Huawei Technologies Co Ltd unveiled a high-performance chip for servers on Monday as part of its broader push to expand presence in the semiconductor sector.
The move also marks that Huawei has joined players including Qualcomm Inc to build server chips based on the ARM architecture for data centers, a booming market dominated by Intel's x86-based processors.
Huawei's ARM-based central processing unit, called Kunpeng 920, is designed to better meet the exponentially growing demand for bigger computing capabilities while slashing power consumption.
Xu Wenwei, chief strategy marketing officer of Huawei, said no single architecture can meet all computing demands and that the company aims to move toward a more diversified computing power world.
"Kunpeng 920 is arguably the world's best high-performance ARM-based CPU," Xu said. "From this moment on, the saying that ARM design can't offer strong computing capabilities becomes invalid."
According to the company, the CPU will not be sold as a standalone product. Instead, Huawei unveiled a string of TaiShan servers powered by the CPU on Monday. These servers can be used for big data, distributed storage, and ARM-native applications.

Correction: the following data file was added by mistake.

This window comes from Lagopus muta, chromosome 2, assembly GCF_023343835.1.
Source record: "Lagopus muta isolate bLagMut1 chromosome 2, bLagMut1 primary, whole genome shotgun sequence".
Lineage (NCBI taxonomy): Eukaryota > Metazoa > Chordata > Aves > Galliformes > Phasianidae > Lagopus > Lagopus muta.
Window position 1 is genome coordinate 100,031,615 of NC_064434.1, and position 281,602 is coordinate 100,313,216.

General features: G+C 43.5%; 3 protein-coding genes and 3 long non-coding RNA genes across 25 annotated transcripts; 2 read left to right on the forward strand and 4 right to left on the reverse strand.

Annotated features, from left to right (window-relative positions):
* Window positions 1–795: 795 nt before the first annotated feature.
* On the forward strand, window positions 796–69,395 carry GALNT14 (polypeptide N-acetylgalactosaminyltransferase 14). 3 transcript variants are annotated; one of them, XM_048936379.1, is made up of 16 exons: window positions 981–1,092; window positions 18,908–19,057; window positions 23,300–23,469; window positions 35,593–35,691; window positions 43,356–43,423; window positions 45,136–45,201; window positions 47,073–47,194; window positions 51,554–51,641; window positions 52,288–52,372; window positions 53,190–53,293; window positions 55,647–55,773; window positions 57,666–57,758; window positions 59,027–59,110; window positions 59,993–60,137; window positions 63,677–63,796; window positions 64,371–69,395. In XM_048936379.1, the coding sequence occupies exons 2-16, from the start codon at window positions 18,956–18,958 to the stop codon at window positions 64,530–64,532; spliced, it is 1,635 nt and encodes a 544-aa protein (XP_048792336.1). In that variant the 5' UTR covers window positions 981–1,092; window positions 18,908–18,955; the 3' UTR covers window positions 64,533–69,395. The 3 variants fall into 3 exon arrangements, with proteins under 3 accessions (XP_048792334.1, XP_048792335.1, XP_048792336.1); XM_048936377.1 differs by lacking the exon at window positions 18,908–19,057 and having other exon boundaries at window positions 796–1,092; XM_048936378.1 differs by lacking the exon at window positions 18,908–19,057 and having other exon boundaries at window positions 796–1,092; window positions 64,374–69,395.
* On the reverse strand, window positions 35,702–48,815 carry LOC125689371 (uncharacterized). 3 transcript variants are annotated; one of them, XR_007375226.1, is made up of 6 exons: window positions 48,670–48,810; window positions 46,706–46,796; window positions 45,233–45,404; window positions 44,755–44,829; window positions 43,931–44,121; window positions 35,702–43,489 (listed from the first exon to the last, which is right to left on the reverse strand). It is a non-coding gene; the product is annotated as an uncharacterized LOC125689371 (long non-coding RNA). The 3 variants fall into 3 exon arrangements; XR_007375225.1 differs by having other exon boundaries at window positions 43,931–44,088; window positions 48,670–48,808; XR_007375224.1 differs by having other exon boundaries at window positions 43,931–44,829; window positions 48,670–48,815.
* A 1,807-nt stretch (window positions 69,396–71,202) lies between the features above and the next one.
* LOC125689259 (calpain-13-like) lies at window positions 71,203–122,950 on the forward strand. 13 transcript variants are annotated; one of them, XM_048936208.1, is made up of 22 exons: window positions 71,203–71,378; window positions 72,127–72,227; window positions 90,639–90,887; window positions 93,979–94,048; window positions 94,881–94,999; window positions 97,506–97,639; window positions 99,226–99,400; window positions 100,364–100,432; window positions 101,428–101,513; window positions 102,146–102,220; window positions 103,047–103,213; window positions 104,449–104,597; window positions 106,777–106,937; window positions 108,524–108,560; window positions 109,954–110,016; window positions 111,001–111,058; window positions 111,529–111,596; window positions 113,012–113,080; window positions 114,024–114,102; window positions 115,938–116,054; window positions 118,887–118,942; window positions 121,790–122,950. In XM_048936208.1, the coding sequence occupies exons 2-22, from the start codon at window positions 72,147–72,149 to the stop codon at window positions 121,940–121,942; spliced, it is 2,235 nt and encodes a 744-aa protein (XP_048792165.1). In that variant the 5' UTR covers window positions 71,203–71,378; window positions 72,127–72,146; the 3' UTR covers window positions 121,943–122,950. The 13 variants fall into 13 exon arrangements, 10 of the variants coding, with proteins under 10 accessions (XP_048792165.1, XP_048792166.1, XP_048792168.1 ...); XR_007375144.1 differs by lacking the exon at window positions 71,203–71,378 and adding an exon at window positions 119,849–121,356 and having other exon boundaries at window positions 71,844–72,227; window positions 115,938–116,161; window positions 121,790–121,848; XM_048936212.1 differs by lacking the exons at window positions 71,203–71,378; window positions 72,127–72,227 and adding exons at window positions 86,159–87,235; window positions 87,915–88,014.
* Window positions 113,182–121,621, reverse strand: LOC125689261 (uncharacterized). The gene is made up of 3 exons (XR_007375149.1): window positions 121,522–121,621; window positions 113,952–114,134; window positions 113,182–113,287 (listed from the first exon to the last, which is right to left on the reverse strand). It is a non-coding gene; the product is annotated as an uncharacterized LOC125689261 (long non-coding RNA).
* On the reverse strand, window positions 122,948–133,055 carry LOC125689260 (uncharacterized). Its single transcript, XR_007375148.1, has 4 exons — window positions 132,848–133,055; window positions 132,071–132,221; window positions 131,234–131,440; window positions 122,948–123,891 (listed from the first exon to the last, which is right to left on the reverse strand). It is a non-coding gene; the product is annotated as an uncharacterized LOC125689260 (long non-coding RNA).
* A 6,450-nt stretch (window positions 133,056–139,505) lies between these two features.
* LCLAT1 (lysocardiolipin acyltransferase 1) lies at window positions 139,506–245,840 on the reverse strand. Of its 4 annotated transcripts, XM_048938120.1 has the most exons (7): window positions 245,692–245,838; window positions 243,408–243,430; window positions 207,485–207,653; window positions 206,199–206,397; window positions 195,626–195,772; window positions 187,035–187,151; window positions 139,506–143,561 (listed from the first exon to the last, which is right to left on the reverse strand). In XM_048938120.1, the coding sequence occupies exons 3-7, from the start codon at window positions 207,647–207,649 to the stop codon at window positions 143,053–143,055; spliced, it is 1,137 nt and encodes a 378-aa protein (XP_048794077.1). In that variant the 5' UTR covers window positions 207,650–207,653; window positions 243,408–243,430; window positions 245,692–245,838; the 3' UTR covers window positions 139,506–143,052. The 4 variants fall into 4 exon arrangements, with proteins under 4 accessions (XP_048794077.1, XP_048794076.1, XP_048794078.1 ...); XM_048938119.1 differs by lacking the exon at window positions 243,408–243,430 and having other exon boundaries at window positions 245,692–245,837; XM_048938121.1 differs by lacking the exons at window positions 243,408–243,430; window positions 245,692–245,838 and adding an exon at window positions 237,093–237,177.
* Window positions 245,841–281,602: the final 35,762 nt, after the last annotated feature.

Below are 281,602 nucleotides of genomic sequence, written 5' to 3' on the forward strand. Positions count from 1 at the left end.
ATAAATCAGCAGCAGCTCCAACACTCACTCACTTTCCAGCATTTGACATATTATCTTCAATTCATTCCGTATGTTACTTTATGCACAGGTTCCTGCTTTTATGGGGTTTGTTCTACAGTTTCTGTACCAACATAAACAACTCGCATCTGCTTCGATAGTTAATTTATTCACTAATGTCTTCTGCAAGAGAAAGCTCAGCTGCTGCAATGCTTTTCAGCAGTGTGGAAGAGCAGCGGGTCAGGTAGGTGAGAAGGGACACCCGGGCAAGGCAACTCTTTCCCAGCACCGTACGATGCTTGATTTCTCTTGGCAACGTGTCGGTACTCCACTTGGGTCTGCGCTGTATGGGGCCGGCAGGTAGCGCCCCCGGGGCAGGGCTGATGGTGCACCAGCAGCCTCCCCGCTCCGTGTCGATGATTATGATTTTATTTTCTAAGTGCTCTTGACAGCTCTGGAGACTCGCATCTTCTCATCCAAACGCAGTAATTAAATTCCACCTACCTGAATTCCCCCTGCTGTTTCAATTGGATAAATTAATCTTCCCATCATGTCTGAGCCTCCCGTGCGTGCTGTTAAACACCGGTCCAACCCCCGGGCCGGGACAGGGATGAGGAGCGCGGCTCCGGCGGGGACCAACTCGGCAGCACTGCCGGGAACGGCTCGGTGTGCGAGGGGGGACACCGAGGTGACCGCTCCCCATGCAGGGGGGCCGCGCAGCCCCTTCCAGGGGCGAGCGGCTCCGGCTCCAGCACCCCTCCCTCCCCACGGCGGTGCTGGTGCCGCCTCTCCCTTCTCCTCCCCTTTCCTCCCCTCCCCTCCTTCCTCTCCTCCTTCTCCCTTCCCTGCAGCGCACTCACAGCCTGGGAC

Based on ARM architecture, a design commonly used in smartphones and tablets, Kunpeng 920's power efficiency is 30 percent better than that offered by industry counterparts, which can greatly help reduce energy costs, Huawei said.
Power consumption accounts for around 30 to 50 percent of IT costs, Li Guanyu, deputy head of the informatization and software service department at the Ministry of Industry and Information Technology, said in a public forum last year.
"As demand for real-time data processing capabilities surges in the future, the global industry desires high-efficiency, low-energy and low-cost servers," Li added.
In 2017, the market volume of the global cloud computing industry reached around $260 billion and that figure will exceed $410 billion in 2020, highlighting the huge potential of the industry. The Chinese market is expected to grow at a compound annual rate of 30 percent, according to market research company Gartner Inc.
The move is part of Huawei's broader semiconductor ambitions. In October, the Shenzhen-based company unveiled a range of artificial intelligence chips to power its products and services. As the world's second largest smartphone vendor, it also has long developed Kirin chips to drive high-end handsets.
Danny Mu, an analyst at market research company Forrester, said ARM-based chips are for special businesses, which can serve as a good complement to Huawei's computing scenarios. "More efforts are needed to cultivate ARM-based ecosystem, including softwares and applications," Mu added.
Huawei said on Monday that it had sold more than 900,000 servers worldwide in 2018, bringing the total shipment in the past six years to 3.56 million units.